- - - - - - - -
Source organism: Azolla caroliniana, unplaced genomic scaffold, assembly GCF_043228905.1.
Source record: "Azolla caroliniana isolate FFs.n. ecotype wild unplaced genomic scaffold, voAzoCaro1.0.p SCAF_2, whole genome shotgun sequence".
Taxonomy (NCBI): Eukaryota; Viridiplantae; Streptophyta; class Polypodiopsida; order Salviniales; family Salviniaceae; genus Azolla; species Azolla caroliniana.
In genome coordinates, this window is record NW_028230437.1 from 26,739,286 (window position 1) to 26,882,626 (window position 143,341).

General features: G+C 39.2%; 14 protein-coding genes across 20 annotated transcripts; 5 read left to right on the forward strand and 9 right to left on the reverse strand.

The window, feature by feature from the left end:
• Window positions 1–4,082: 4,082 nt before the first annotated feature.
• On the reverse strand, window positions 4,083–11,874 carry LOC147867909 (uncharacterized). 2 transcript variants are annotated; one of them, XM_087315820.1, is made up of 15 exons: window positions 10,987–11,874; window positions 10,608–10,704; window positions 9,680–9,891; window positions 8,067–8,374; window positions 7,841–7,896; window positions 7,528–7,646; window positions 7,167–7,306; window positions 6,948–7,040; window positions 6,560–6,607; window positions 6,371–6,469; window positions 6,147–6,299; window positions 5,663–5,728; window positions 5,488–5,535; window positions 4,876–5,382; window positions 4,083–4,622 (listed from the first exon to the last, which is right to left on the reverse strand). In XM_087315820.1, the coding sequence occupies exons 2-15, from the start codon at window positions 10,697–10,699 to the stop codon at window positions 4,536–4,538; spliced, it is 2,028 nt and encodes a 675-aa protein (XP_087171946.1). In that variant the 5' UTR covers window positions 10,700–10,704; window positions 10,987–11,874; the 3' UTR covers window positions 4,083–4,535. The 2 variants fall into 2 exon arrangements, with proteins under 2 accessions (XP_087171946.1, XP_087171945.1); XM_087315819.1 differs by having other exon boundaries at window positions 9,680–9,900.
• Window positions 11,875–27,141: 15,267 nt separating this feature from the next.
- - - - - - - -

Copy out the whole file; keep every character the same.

Source organism: Azolla caroliniana, unplaced genomic scaffold, assembly GCF_043228905.1.
Source record: "Azolla caroliniana isolate FFs.n. ecotype wild unplaced genomic scaffold, voAzoCaro1.0.p SCAF_2, whole genome shotgun sequence".
Taxonomy (NCBI): Eukaryota; Viridiplantae; Streptophyta; class Polypodiopsida; order Salviniales; family Salviniaceae; genus Azolla; species Azolla caroliniana.
In genome coordinates, this window is record NW_028230437.1 from 26,739,286 (window position 1) to 26,882,626 (window position 143,341).

General features: G+C 39.2%; 14 protein-coding genes across 20 annotated transcripts; 5 read left to right on the forward strand and 9 right to left on the reverse strand.

The window, feature by feature from the left end:
• Window positions 1–4,082: 4,082 nt before the first annotated feature.
• On the reverse strand, window positions 4,083–11,874 carry LOC147867909 (uncharacterized). 2 transcript variants are annotated; one of them, XM_087315820.1, is made up of 15 exons: window positions 10,987–11,874; window positions 10,608–10,704; window positions 9,680–9,891; window positions 8,067–8,374; window positions 7,841–7,896; window positions 7,528–7,646; window positions 7,167–7,306; window positions 6,948–7,040; window positions 6,560–6,607; window positions 6,371–6,469; window positions 6,147–6,299; window positions 5,663–5,728; window positions 5,488–5,535; window positions 4,876–5,382; window positions 4,083–4,622 (listed from the first exon to the last, which is right to left on the reverse strand). In XM_087315820.1, the coding sequence occupies exons 2-15, from the start codon at window positions 10,697–10,699 to the stop codon at window positions 4,536–4,538; spliced, it is 2,028 nt and encodes a 675-aa protein (XP_087171946.1). In that variant the 5' UTR covers window positions 10,700–10,704; window positions 10,987–11,874; the 3' UTR covers window positions 4,083–4,535. The 2 variants fall into 2 exon arrangements, with proteins under 2 accessions (XP_087171946.1, XP_087171945.1); XM_087315819.1 differs by having other exon boundaries at window positions 9,680–9,900.
• Window positions 11,875–27,141: 15,267 nt separating this feature from the next.